Dutchman Lost in Tallinn


Wagner: Der fliegende Holländer, Soloists, Estonian National Opera Chorus and Orchestra, Vello Pähn (conductor), Estonian National Opera, Tallinn, 22.9.2016 (première). (GF)

Stage Director – Pamela Recinella
Designer – Yannis Thavoris
Lighting Designer – Matti Haskins
Video – Apparti Effimeri
Choreographer – Daniel Kirspuu

The Dutchman, notorious oil magnate – Rauno Elp
Senta, Daland’s daughter, a painter – Heli Veskus
Daland, an entrepreneur in chemical business – Ain Anger
Erik, a policeman – Kevin Ray
Mary, Madame of the brothel – Helen Lokuta
Daland’s engineer – Oliver Kuusik
Old Senta – Malle Kaalep

According to the legend of the Flying Dutchman, he can only go ashore once every seventh year. It has been however 32 years since he last landed at the Estonian National Opera and a lot has changed during the intervening years. If the librettist and composer Richard Wagner had been present at the premiere of this latest production he would only hesitantly have recognized this as his work. Well, the music is intact, the sung text, as far as I could hear, has not been altered but everything else has.

Wagner wrote originally Der fliegende Holländer in one act, but revised it slightly to a three-act drama. Both versions are played today. In Tallinn there are two acts, the first of which takes place at a hotel in a Norwegian (?) port close to an oil platform, which has been damaged in a storm, and Daland, who is an entrepreneur in a chemical business, is there, together with an engineer, to inspect the damage.

The Dutchman is an oil magnate, possibly with interests in the platform, and he suffers from depressions. He is haunted by the Seven Deadly Sins, here in the shape of seven dancers with animal heads. Daland shows him some paintings that his daughter Senta has made. They depict the Flying Dutchman from the legend that Senta has learnt from her nurse. The Dutchman recognizes himself and buys a painting and wants to meet the artist. He even wants to marry her. End of Act I.

Act II takes place in Amsterdam’s red-light district, where Daland has some property and where Mary, Senta’s nurse, runs a brothel. Senta has her studio in the brothel. The spinning women in the original are here employees in the brothel. Erik, Senta’s lover, is a policeman. He wants to marry her but she refuses.

Daland arrives and introduces the Dutchman to Senta. In the long duet they find that they are kindred souls. In a dreamlike sequence the studio is transformed into a gallery.

Half a year later Senta has her first vernissage and then Daland breaks the news that Senta and the Dutchman are engaged. There is a big party in a disco club with drinking and dancing, and the Dutchman gets delirious. Towards the end the Seven Deadly Sins appear again and drag the Dutchman to his damnation and death. Curtain! But in a video projection we get an appendix showing Senta 50 years later having finally managed to paint a portrait of the Dutchman.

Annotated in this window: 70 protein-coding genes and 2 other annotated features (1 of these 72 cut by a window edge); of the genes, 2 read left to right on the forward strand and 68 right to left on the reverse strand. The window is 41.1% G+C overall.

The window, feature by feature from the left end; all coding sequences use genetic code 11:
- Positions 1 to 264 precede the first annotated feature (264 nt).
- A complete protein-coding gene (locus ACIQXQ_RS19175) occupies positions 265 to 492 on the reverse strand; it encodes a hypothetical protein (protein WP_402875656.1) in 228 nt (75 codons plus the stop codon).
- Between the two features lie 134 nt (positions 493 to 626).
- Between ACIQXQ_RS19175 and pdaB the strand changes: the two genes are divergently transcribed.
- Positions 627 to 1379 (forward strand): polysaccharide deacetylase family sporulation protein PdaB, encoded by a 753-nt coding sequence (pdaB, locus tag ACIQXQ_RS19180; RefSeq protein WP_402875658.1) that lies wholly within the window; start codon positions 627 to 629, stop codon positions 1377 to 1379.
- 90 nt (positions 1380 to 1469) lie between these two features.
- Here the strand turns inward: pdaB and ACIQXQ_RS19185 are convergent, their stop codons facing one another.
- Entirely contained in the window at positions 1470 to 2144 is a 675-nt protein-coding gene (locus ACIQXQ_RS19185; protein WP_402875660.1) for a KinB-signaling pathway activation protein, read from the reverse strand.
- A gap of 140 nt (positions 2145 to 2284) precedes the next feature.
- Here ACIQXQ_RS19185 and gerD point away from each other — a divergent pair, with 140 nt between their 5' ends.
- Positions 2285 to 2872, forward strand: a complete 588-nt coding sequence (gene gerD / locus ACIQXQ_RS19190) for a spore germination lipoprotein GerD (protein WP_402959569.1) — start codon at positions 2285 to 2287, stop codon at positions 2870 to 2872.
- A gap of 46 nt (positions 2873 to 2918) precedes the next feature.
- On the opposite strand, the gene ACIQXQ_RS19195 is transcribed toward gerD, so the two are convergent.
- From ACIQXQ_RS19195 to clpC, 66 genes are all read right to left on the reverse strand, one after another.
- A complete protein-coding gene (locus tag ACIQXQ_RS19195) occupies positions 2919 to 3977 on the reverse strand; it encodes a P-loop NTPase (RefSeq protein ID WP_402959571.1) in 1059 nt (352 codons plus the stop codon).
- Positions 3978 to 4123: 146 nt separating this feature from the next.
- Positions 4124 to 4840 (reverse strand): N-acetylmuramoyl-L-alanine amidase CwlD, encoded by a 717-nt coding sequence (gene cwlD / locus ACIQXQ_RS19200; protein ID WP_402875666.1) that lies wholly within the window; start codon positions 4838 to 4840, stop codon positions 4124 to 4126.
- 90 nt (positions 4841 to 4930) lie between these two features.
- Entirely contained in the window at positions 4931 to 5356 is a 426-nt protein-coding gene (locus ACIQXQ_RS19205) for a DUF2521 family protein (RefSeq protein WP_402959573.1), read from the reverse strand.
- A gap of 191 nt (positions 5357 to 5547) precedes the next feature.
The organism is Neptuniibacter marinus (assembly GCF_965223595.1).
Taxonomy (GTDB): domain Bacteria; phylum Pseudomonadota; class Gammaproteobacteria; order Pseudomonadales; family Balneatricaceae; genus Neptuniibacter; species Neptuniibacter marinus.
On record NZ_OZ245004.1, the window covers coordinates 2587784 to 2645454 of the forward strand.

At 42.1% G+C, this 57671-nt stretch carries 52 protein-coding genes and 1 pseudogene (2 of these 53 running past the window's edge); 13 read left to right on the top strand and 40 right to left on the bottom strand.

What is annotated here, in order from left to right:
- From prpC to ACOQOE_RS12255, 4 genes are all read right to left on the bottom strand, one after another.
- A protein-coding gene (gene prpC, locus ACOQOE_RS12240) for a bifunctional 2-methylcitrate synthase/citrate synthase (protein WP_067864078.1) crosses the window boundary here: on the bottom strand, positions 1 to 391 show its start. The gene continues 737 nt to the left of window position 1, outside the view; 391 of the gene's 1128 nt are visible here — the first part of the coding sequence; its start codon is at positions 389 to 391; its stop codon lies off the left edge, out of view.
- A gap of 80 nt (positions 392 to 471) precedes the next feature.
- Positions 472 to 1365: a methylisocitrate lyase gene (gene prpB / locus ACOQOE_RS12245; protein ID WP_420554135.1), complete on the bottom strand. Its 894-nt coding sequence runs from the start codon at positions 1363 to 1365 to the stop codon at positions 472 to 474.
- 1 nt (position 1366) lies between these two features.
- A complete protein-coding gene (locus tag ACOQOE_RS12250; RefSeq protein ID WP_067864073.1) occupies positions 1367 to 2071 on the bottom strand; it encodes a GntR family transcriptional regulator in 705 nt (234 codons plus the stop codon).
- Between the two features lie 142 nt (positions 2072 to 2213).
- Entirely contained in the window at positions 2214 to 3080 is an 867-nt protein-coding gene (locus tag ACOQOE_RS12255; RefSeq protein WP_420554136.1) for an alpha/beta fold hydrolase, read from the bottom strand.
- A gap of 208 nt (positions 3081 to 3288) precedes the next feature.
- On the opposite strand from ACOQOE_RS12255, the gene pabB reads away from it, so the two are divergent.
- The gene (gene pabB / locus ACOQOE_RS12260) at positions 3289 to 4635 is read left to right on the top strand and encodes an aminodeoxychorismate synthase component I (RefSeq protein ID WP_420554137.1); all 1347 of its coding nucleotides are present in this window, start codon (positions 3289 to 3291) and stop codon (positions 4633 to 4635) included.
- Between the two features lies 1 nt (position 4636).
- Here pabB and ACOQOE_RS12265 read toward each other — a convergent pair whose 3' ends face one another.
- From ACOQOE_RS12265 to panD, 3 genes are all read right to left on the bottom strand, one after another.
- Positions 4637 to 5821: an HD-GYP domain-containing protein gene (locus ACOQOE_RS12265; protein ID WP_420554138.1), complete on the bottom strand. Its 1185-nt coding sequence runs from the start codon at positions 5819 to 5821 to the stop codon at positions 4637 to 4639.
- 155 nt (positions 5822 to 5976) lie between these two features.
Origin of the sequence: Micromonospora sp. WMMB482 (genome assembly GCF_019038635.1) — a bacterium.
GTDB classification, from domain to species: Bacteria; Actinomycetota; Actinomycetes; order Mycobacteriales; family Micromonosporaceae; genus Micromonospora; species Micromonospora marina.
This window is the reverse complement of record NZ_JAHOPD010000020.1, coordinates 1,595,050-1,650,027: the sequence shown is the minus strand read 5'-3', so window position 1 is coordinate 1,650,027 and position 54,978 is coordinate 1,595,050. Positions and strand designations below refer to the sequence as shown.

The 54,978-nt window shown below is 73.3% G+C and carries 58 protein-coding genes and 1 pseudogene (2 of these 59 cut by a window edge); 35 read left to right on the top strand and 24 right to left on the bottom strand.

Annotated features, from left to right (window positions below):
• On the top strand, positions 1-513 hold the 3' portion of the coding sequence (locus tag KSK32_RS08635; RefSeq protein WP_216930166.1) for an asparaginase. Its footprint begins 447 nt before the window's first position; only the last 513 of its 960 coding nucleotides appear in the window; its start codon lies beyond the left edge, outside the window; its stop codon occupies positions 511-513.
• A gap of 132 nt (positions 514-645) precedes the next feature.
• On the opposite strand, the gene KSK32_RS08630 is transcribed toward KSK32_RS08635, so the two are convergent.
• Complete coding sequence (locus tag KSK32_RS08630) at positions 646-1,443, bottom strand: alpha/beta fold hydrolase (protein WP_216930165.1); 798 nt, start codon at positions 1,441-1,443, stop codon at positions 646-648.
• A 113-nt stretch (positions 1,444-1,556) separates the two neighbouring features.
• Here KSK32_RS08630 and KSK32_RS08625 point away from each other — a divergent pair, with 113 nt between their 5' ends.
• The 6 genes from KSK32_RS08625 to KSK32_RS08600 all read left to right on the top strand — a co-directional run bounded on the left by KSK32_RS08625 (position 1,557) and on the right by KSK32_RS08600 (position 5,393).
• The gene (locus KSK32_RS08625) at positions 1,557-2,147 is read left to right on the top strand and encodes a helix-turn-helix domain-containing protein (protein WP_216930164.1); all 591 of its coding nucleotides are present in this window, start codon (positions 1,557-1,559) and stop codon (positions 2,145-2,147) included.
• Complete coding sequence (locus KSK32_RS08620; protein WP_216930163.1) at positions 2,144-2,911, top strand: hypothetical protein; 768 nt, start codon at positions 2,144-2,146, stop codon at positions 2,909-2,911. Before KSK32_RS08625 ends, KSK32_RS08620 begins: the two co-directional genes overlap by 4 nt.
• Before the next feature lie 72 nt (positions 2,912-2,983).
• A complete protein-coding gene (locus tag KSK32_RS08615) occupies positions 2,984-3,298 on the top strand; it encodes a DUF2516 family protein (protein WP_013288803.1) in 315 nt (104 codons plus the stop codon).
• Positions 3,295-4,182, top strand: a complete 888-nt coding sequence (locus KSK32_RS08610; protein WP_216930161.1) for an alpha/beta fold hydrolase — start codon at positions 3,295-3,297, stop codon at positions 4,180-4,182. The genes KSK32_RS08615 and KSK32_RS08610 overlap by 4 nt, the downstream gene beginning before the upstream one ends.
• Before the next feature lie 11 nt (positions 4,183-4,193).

The applause was initially rather tentative and I could imagine Richard Wagner tearing his hair in despair. I felt pity for him. Isn’t this bending the rules for poetic license too much? I should be hardened by now, having seen so many operas, live or on video, being transformed, rewritten, butchered – call it whatever you want – but I always feel that if you want an opera about an oil platform, why not ask a present-day composer to write one with a tonal language of today?

I admit that this refurbishing of Wagner’s work is ingenious as an idea. I admit that the staging has many fresh ideas, that the choreography of the riotous disco scene is witty, that the employment of video projections is inventive and Benedict Taylor’s essay on Modern myths at the marketplace of desire goes a long way to try to justify this treatment of the work. But I am not convinced that Wagner’s Der fliegende Holländer is the right work to tamper with for these purposes.

What I am convinced of is that the Estonian National Opera Company have done a good job, in all respects, in carrying out the director’s wishes. It is in many ways a great show – even though it isn’t in my taste – and musically it is certainly worth anyone’s money. Vello Pähn – now beginning his fifth season as Artistic Director and Chief Conductor – secures excellent playing from his orchestral forces. The overture is truly overwhelming and he keeps the music moving until the end. The chorus has a lot to do and does it excellently. The sailors’ chorus – in this version they are oil platform workers – is strong and jaunty, the ‘spinning’ chorus fresh and sonorous. But though they still sing about spinning their true occupation is somewhat more risqué.

Rauno Elp seldom disappoints and his vocally and physically intense reading of the title role is overwhelming, even though his voice today is slightly worn. Heli Veskus is, as Senta, world-class: powerfully dramatic but also able to spin a beautiful pianissimo. The long duet with the Dutchman, ‘Wie aus der Ferne’, is a vocal highlight and it is preceded by Daland’s ‘Mögst du mein Kind’, magnificently sung by guesting Ain Anger, since twelve years a member of the Vienna State Opera ensemble. Kevin Ray is a strong-voiced Erik but his acting is a bit over-the-top, while his tenor colleague Oliver Kuusik, as the engineer, sings lyrically beautifully in his little aria. The versatile Helen Lokuta has little to sing as Mary but steals the stage visually whenever she appears as the sexy blond Madame of the brothel.

Readers who are less prejudiced than I am, may well stomach this modernisation of Der fliegende Holländer. Those who are like me will find a lot to enjoy musically.

Göran Forsling

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